Couple 3, 5x7" Wet Plate Collodion Tintype 2008 © Keliy Anderson-Staley

NP: How did this project come about?

KAS: I’ve really been working on two projects simultaneously for a number of years—the wet plate collodion portraits, which I've begun calling "-americans" and “Off the Grid.” The processes for the two are very different. I’m producing the wet plates in the studio the way Mathew Brady and Julia Margaret Cameron did—using the same chemistry formulas and equipment. In the field on the other hand, researching and working on the "Off the Grid" series, my practice is different—I’m seeking out a narrative and working out a visual vocabulary that suits the subject. There is a story to tell and details to root out, characters to develop and define. Both projects are deeply personal for me, though. As I said, I grew up in an off-the-grid cabin, and I am still trying to make sense of my childhood in that context, I think. But my aesthetic was also defined by my father’s cabin—the makeshift nature of the structure, the diverse and collaged pieces out of which it was constructed, the familiar rusticity of wood, stone and glass.

Sally & Duane's Tent, Unity, Maine 2008 © Keliy Anderson-Staley

Tom's Cabin in Winter, Guilford, Maine 2007 © Keliy Anderson-Staley

I have increasingly discovered connections between the two projects, most importantly the fact that both the wet plate process and living off the grid require a devotion to techniques and skills that have mostly been forgotten. Living off the grid in the woods – growing one's own food, chopping fuel, building and maintaining a shelter – requires dedication to a set of skills that must be practiced and learned. Each of these families has learned survival skills, but they also live their lives within the context of life as a craft, mastering skills that in the modern world are divided among hundreds of workers. The use of actual period lenses, handmade wood view cameras, and chemicals mixed by hand puts me in contact with the craft of photography in a way that a digital camera cannot. I have, however, resisted using the wet plate process to photograph the off-the-grid families. Although they live seemingly antique lives, they are very much of the modern age – using solar panels and other technologies to diminish their impact on the environment.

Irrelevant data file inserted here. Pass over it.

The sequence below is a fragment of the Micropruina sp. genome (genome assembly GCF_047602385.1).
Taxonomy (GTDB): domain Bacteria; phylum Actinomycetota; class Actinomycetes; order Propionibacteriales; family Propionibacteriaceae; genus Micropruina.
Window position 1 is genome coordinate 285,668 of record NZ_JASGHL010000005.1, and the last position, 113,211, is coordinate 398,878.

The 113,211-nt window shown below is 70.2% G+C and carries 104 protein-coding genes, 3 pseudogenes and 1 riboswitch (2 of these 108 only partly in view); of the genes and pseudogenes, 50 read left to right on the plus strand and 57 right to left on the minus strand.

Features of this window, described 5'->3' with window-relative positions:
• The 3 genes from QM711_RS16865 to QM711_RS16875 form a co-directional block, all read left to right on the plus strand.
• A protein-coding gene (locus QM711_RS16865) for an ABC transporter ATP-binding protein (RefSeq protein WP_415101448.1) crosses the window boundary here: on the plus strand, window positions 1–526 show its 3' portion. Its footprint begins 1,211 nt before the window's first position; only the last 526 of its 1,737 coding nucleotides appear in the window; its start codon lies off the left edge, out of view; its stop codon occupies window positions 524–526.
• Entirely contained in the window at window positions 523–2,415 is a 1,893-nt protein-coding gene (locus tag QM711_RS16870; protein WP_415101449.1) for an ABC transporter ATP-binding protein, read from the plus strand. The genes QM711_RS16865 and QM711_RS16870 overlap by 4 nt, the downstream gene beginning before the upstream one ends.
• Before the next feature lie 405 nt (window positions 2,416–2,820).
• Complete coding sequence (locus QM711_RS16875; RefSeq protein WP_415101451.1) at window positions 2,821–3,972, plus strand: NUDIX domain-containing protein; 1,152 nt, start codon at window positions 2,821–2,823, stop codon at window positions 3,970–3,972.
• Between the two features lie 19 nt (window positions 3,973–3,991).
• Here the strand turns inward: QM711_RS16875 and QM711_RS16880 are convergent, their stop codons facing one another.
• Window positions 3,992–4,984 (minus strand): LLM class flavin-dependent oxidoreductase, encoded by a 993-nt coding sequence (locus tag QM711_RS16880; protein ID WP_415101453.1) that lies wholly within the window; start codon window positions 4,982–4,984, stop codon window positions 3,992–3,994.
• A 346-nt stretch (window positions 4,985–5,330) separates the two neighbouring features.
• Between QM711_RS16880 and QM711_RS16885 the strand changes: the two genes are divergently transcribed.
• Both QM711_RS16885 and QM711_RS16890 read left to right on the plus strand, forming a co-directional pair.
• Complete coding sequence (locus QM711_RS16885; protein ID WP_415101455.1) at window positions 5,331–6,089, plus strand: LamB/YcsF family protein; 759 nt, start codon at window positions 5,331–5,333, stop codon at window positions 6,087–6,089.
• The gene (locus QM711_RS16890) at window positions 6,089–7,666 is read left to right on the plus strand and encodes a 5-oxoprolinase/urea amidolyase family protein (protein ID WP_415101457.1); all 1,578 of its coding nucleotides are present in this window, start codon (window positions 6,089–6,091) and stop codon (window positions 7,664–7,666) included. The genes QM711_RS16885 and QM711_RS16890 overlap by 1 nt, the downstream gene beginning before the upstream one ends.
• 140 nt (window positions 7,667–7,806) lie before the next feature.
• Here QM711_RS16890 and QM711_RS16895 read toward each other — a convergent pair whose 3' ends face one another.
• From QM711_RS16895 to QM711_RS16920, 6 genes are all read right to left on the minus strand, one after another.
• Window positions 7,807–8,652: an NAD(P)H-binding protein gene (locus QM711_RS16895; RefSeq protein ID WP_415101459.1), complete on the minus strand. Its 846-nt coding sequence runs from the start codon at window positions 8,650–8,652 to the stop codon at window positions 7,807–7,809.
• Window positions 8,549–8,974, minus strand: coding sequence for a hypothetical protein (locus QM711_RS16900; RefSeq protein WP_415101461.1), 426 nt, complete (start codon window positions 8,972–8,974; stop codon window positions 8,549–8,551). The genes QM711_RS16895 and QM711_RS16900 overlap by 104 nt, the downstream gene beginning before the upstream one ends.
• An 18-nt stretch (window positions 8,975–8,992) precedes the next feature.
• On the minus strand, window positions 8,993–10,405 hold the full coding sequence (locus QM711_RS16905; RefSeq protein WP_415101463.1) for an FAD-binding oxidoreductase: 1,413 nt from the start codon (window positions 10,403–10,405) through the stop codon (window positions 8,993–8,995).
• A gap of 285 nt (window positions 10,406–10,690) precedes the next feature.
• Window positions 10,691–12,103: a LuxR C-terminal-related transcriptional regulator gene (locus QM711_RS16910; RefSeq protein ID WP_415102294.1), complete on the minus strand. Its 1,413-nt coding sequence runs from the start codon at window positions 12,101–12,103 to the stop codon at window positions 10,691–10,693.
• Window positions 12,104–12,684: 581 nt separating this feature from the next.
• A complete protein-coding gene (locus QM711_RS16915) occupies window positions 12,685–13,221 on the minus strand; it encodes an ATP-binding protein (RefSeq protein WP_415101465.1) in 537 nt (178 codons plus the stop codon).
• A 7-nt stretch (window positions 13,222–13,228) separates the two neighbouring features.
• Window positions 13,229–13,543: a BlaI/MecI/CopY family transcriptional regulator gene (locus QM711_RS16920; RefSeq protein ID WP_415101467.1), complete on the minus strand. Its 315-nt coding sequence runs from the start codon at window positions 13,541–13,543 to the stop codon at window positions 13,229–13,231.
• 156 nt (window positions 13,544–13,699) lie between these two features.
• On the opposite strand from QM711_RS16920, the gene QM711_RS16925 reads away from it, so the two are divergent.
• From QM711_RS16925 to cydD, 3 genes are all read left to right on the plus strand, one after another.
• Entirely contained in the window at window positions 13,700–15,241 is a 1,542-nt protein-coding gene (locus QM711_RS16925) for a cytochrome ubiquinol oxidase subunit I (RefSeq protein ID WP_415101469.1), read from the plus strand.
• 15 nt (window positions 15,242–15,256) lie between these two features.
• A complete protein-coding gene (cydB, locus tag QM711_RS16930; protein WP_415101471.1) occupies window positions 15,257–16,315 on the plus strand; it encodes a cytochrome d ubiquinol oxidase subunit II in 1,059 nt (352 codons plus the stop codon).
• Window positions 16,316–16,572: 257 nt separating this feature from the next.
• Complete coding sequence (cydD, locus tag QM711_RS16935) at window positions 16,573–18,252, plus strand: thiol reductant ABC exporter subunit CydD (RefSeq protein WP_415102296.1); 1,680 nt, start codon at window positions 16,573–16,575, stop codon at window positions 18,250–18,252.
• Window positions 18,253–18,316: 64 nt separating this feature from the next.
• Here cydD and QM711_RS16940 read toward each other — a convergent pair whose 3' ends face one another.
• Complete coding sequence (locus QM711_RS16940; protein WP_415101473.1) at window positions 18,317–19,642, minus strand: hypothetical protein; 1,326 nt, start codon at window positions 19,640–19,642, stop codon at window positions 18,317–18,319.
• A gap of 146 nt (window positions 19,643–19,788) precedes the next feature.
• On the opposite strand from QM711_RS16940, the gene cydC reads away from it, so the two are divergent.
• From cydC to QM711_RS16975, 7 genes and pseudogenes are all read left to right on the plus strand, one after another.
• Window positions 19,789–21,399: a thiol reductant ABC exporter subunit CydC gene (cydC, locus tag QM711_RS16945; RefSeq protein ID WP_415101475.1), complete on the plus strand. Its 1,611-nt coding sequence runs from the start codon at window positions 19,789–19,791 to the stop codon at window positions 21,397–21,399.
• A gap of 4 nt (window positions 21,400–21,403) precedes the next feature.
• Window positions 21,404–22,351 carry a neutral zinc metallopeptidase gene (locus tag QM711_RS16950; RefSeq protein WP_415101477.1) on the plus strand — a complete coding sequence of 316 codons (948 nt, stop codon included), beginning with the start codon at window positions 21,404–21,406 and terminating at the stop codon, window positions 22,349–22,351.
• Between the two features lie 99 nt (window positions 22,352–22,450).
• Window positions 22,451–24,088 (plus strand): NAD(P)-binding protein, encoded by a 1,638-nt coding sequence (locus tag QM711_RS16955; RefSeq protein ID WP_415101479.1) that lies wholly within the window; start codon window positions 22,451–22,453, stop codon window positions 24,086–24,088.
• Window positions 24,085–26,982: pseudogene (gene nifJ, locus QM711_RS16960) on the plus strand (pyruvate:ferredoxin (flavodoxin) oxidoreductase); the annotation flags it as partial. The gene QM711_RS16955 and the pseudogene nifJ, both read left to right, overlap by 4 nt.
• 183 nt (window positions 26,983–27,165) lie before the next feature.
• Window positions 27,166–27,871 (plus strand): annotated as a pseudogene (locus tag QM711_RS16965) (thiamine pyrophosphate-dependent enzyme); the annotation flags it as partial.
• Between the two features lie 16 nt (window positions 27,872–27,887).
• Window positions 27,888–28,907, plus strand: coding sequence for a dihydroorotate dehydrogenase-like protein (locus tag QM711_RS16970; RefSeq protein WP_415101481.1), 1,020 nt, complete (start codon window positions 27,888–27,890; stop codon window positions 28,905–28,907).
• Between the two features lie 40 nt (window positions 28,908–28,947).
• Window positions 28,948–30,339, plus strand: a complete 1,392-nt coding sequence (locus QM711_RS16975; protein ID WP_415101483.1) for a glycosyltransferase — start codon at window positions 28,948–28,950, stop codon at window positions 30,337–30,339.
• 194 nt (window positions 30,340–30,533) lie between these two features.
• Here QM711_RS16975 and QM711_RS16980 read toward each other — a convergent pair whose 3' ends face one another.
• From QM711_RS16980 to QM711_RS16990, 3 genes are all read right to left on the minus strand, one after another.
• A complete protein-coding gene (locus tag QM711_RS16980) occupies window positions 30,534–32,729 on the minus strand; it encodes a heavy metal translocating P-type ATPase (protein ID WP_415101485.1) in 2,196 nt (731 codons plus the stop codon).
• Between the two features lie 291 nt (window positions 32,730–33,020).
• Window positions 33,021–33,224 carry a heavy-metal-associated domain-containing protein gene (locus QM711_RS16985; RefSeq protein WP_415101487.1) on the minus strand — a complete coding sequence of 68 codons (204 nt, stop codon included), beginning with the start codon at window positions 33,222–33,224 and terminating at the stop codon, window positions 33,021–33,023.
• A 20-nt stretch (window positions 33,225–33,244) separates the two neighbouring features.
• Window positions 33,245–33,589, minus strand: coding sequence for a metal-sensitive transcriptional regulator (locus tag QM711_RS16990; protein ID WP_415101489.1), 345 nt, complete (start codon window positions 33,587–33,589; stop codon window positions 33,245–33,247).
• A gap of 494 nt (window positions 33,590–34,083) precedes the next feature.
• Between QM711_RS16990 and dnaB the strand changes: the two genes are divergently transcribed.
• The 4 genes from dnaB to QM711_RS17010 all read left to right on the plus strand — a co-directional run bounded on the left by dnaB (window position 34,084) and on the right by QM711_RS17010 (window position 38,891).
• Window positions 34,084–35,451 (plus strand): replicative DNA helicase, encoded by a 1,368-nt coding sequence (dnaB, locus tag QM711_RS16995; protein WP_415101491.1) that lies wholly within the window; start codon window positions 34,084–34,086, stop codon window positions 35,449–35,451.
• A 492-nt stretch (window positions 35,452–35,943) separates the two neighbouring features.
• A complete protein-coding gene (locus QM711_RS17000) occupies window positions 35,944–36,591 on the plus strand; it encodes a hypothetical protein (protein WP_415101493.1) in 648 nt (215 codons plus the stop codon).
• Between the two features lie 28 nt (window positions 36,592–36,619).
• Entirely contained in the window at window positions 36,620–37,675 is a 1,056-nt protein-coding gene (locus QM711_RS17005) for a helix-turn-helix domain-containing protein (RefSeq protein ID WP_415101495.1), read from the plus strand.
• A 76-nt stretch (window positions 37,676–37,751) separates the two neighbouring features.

Armstrong's Solar System, Palermo, Maine 2007 © Keliy Anderson-Staley

NP: What's next?

KAS: I am shooting a lot of tintype and ambrotype portraits these days. I always need more sitters. If anyone would like to come in to my studio for a portrait session, please contact me. I am also teaching the process at the Center for Alternative Photography in NYC ( I have a few shows opening in the fall and I expect to be traveling a bit to see them.
(ed.: we will be posting her shows as they come up.)

Sasha and Megan on Their Houseboat, Brooklyn, NY 8x10" Wet Plate Collodion Tintype 2007 © Keliy Anderson-Staley

To see more of Keliy's work, go to


Anonymous said...

fascinating. thanks for the great interview!

Anonymous said...

Love this work. The tintypes are really beautiful.